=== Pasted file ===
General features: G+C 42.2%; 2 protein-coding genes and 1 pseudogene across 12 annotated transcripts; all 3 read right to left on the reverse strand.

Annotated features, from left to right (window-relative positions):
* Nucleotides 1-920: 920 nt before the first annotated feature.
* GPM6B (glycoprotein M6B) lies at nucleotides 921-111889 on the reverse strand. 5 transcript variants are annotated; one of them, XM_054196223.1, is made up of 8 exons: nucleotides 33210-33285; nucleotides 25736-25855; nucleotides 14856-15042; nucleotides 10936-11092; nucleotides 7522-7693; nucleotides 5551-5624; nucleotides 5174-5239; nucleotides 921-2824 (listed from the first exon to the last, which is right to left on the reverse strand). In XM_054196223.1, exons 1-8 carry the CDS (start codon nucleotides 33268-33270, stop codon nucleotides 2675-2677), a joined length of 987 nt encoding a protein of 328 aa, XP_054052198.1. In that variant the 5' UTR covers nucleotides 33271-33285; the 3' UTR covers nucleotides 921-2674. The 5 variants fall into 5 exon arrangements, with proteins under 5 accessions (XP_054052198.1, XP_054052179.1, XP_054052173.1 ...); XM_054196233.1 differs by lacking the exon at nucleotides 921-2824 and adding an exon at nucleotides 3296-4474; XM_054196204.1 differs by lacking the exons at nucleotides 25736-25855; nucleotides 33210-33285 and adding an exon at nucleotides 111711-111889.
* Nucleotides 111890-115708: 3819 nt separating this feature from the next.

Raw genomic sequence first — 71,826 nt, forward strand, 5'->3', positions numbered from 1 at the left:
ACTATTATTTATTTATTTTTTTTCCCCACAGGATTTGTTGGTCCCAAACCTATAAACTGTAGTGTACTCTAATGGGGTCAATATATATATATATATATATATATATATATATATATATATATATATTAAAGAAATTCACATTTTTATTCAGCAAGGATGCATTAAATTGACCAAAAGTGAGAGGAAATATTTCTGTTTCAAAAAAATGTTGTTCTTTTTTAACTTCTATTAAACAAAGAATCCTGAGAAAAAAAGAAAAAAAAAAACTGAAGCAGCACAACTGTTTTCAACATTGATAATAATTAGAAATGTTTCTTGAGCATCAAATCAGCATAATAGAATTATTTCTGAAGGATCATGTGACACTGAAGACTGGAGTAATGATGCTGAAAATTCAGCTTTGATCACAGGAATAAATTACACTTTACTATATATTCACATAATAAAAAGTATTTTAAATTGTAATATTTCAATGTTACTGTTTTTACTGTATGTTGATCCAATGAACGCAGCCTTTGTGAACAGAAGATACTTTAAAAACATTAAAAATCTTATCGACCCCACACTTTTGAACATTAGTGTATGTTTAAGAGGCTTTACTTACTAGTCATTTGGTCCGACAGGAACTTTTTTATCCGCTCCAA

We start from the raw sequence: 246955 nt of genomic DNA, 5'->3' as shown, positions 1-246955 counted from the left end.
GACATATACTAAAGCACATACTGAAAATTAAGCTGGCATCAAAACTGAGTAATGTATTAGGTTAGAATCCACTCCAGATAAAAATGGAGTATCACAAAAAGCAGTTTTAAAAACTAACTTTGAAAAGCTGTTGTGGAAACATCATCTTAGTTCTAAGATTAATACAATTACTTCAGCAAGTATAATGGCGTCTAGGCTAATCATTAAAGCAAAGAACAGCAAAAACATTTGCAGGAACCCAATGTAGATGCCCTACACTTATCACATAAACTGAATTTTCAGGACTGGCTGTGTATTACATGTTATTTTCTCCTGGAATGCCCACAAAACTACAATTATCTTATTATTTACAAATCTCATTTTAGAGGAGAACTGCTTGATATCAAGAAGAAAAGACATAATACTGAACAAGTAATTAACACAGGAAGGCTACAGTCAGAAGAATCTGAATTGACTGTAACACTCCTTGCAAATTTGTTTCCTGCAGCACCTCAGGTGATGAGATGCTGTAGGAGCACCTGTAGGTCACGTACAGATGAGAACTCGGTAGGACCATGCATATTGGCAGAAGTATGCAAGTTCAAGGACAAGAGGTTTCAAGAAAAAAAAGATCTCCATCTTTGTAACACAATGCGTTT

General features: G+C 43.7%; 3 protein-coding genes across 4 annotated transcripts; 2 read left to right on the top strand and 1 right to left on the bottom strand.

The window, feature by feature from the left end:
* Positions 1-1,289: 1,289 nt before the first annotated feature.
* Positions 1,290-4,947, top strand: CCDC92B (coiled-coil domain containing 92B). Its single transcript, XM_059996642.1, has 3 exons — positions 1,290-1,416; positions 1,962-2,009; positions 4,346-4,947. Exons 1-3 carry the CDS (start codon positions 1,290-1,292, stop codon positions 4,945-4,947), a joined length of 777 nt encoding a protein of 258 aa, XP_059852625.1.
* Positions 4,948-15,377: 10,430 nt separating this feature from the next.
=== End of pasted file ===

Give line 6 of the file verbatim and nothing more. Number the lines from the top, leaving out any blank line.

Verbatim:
Raw genomic sequence first — 71,826 nt, forward strand, 5'->3', positions numbered from 1 at the left: